I don't get why it is that people simply don't know anything. I mean, I'm included in that statement (despite my best efforts). It drives me nuts: information seems to spill out of my brain almost as fast as I can cram more sutff in, and the stuff that does stick is rarely vital to my ongoing existence. For example:
  • I can still tell you all fifteen factions of the city of Sigil, from the now-defunct Planescape setting of D&D.
  • I have a knack for remembering the faces of actors and determining where else I've seen them.
  • I know the hebrew myth of the golem, and that while alive, the word "TRUTH" was inscribed on its forhead. Thus, by erasing one character, the word came ot mean "DEAD," and the golem ceased to live.
  • I can tell you that the Oda clan in Shogun: Total War built castles more cheaply.
What can't I remember?
  • How to program in Java, even though I spent a whole semester doing it.
  • Huge swaths of French vocabulary, even though I speak fluently.
  • Whether someone who I'm telling a story to was, in fact, one of the people present when it happened.
  • The names of more than a dozen people I went to high school with.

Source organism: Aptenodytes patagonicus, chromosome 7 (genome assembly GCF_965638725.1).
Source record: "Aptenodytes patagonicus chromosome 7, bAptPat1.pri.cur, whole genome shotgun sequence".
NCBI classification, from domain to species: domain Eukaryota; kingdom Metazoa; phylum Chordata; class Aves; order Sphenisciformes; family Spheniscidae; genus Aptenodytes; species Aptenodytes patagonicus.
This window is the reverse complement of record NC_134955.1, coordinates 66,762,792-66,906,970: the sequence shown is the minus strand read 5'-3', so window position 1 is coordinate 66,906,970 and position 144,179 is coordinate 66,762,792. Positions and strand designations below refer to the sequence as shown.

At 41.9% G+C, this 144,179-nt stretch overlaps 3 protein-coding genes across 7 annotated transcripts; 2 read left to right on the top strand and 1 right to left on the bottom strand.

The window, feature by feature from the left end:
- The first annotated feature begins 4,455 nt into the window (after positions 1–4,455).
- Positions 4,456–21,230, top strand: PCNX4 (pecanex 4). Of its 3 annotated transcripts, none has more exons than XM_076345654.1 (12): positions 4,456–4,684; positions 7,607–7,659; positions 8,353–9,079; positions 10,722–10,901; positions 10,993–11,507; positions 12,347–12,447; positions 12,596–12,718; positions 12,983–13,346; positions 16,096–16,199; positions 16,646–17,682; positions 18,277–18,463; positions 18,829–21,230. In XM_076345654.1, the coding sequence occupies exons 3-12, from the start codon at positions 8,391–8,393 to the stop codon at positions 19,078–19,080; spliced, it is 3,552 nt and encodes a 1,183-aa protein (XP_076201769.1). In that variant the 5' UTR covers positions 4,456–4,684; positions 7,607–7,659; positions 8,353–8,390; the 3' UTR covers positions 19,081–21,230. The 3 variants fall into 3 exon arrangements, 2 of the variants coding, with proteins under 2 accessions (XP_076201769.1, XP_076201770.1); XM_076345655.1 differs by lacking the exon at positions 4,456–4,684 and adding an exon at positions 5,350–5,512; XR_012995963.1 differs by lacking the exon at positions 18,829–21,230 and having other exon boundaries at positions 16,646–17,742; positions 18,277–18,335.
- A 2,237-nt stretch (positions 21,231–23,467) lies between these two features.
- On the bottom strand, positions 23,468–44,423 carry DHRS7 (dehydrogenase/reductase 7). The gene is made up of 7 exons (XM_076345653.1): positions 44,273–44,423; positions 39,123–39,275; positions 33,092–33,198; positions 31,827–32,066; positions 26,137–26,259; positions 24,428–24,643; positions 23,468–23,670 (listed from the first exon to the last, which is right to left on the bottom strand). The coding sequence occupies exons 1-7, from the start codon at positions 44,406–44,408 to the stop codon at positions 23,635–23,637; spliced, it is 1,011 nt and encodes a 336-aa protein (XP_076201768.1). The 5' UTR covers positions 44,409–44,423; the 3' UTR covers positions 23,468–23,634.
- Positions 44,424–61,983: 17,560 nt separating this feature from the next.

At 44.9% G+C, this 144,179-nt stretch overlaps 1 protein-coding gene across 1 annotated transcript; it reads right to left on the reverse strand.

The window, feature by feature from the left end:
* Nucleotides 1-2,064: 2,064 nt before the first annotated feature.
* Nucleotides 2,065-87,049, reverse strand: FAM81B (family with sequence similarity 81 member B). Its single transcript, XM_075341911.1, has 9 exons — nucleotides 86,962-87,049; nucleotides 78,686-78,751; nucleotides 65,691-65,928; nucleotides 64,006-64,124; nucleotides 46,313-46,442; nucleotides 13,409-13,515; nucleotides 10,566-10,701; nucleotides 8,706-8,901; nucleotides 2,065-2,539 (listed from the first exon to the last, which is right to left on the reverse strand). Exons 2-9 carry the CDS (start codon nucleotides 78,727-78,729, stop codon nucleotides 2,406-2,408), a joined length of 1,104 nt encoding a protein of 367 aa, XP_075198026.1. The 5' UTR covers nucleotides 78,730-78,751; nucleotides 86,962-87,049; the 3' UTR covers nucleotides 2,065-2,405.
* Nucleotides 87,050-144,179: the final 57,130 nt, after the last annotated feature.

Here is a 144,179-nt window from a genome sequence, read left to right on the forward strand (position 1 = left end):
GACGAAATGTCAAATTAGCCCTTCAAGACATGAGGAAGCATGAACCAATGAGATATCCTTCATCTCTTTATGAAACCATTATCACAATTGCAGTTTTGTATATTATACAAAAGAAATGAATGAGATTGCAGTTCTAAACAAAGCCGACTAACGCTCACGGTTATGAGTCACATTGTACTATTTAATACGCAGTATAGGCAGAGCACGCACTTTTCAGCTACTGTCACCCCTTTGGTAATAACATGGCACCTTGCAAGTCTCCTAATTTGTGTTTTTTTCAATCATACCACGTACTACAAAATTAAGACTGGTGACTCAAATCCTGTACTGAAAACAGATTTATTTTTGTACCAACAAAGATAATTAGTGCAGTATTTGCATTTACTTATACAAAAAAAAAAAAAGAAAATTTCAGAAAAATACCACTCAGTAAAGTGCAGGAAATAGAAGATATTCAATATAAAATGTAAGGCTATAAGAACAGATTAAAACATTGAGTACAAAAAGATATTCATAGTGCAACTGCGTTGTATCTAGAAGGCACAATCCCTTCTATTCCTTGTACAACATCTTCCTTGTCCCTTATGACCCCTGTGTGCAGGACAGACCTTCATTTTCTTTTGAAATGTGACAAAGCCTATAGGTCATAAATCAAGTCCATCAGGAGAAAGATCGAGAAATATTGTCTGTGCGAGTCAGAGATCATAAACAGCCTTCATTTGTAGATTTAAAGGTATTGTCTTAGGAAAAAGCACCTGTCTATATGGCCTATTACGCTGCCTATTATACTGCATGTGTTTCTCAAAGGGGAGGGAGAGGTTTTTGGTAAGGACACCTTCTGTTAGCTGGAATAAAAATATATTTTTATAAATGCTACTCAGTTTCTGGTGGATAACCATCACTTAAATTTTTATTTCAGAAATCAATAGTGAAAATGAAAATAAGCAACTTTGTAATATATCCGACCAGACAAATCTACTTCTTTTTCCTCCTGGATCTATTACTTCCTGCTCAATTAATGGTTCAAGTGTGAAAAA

So my mind has become sort of a clearing house for inside jokes, gamer esoterica, movie synopses, and science fiction. Meanwhile, my liberal arts education has left me scratching my head as to the names of all those Greek guys whose ancient books I read, and to where those countries in the news are on a map.

I'd love an external memory - a digital database, codified through cross-relations (X is related to Y for reason Z). Whenever I jump onto wikipedia because I'm curious about something (like, for example, who the band Phish was), the details actually stick because I plunk them into this core.

And if everyone else did it as well, people would understand my in jokes! When I say, "It's on fire, and wrapped in bacon!" people understand me. People would know not only who Cthulhu is, but Nyarlathotep and Yog-Sothoth as well. I could joke about why the cats of Ulthar are well-fed, or why Sergeant Schlock doesn't like riding in cabs.